Is Obama the New Nixon?

Both political parties will cringe at the comparison, but the parallels are mounting between Richard Nixon, Republican president from 1968 to 1974, and the current resident of the White House, Barack Obama.

Start with brains. For raw candlepower, not many presidents have been in a league with Nixon or Obama. Their academic talents led both to the meritocratic world of the law, where they won distinction as students at elite schools. Nixon's student article in the Duke Law Journal was required reading in my first-year torts class, while Obama famously was the first non-white president of the Harvard Law Review.

As politicians, both had to overcome the detached, cerebral styles of legal analysis, which they had found so natural. Nixon's awkwardness in public settings could be painful to watch, while critics increasingly target Obama's aloofness as a major cause of his sagging popularity.

As leaders with greater gifts of intellect than empathy, Nixon and Obama each adopted policy initiatives usually identified with the opposing party.

The Nixon administration saw the greatest growth in environmental protection laws in our history -- including the Clean Water Act and the Clean Air Act. To battle inflation, the Republican Nixon imposed economy-wide wage and price controls that came far closer to the socialist structures that Obama is often accused of inflicting on an unsuspecting America.

Similarly, Obama has embraced a variety of his opponents' policy demands, including the authorization of offshore drilling and maintaining the Guantanamo detention facility for an apparently indefinite future. On the all-important challenge of the economy, Obama tilts strongly toward Republican demands for deficit reduction rather than the renewed economic stimulus urged by many Democrats.

Both achieved foreign policy successes -- Nixon in China, Obama in the war against Al Qaeda and the Libyan revolt -- with greater impact on history than on the electorate.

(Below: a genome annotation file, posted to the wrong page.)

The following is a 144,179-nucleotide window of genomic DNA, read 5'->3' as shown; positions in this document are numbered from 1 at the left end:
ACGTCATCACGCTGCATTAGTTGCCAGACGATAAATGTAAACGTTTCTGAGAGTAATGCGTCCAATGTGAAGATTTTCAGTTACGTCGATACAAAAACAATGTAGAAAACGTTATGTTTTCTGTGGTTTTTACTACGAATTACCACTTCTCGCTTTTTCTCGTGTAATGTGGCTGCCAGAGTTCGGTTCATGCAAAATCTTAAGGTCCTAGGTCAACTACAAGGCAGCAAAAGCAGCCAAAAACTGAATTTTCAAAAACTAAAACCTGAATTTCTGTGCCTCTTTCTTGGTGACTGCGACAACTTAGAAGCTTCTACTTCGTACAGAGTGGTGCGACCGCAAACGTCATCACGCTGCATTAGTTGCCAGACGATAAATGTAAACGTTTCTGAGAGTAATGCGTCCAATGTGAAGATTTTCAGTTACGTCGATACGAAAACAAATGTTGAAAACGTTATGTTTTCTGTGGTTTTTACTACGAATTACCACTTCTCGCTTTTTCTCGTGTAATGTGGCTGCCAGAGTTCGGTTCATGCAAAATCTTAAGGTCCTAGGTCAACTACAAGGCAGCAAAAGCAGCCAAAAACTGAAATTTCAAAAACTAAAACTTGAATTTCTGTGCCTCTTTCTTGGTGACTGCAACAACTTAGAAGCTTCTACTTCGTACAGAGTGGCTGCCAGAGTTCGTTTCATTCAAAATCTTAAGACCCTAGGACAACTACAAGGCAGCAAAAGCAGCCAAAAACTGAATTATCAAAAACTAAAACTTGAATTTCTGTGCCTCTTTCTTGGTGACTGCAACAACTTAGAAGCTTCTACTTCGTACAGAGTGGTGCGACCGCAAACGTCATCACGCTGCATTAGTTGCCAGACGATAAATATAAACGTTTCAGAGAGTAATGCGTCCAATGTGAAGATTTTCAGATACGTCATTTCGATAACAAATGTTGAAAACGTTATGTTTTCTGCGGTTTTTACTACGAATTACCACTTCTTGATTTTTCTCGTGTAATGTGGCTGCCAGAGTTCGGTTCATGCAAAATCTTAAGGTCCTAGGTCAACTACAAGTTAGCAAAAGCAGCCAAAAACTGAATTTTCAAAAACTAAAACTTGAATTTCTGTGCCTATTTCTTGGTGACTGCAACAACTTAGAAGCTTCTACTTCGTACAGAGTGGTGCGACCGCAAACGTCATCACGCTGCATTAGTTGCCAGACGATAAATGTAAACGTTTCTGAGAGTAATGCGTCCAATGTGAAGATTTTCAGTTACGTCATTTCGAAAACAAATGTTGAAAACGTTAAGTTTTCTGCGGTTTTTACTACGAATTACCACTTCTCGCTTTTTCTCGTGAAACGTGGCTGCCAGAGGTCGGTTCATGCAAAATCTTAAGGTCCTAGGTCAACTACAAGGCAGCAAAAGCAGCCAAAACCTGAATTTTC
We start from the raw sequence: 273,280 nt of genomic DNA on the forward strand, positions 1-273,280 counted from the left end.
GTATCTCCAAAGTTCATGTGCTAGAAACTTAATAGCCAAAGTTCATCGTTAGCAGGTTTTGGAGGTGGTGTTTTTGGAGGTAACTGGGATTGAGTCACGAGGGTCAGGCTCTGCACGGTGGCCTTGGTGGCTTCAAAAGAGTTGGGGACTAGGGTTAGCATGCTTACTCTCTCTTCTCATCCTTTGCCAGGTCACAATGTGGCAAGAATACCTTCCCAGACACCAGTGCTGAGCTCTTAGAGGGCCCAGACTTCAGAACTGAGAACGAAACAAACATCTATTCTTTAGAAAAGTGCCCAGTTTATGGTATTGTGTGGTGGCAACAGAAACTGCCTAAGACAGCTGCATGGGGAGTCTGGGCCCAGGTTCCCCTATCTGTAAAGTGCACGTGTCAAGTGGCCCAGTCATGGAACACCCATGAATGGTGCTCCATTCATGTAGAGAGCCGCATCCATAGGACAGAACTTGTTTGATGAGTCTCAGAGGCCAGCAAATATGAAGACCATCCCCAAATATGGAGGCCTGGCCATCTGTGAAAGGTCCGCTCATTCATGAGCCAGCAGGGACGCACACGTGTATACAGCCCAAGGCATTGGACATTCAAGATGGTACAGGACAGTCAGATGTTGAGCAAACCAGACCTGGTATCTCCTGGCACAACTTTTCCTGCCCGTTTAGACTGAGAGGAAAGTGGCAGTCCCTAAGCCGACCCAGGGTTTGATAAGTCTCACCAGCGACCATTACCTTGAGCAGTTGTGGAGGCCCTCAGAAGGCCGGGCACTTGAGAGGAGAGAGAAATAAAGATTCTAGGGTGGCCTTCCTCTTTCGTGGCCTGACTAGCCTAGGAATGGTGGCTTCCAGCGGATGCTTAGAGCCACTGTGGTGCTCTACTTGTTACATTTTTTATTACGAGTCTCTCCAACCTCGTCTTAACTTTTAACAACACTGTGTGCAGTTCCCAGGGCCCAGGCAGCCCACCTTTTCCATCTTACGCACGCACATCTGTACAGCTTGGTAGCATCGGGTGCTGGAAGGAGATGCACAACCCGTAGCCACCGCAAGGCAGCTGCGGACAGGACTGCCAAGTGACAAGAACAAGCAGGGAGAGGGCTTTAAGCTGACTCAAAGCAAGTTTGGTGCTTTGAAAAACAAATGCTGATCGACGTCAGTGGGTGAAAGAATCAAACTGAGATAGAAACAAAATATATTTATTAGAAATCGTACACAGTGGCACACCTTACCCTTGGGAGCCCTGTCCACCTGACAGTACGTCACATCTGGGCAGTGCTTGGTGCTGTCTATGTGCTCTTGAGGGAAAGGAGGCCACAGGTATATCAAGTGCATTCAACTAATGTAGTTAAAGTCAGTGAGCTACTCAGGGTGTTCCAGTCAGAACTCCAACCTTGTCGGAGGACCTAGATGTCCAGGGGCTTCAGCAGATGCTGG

To sustain their political popularity, both men deployed populist-tinged, us-versus-them appeals. Nixon pronounced himself the choice of the "silent majority" that supposedly supported the Vietnam War and disdained the era's counterculture. Expressing sympathy with the Occupy Wall Street movement, Obama has tried to identify himself as battling, on behalf of the nation, against the richest elites.

Though these similarities are striking, perhaps the strongest quality the two presidents have shared is their ability to stir their political opponents to irrational rage. Nixon's name became an imprecation in liberal circles, while the Right has transformed Obama into a prefix for policies it wants to scuttle (viz., "Obamacare").

In 1972, a disgusted Democratic party demanded ideological fervor from its presidential candidate and ended up with the zealous but unelectable Senator George McGovern of South Dakota.

In this presidential election cycle, Tea Party Republicans have flitted from conservative standard-bearer to conservative standard-bearer: from Michelle Bachmann to Rick Perry to Herman Cain to ... who knows? Their desperate search continues for someone who can articulate and embody their visceral revulsion with Barack Obama.

We've seen this movie before. We know how it ends. In the voting booth, more Americans will go with cool calculation than with passionate ideology.

Four more years.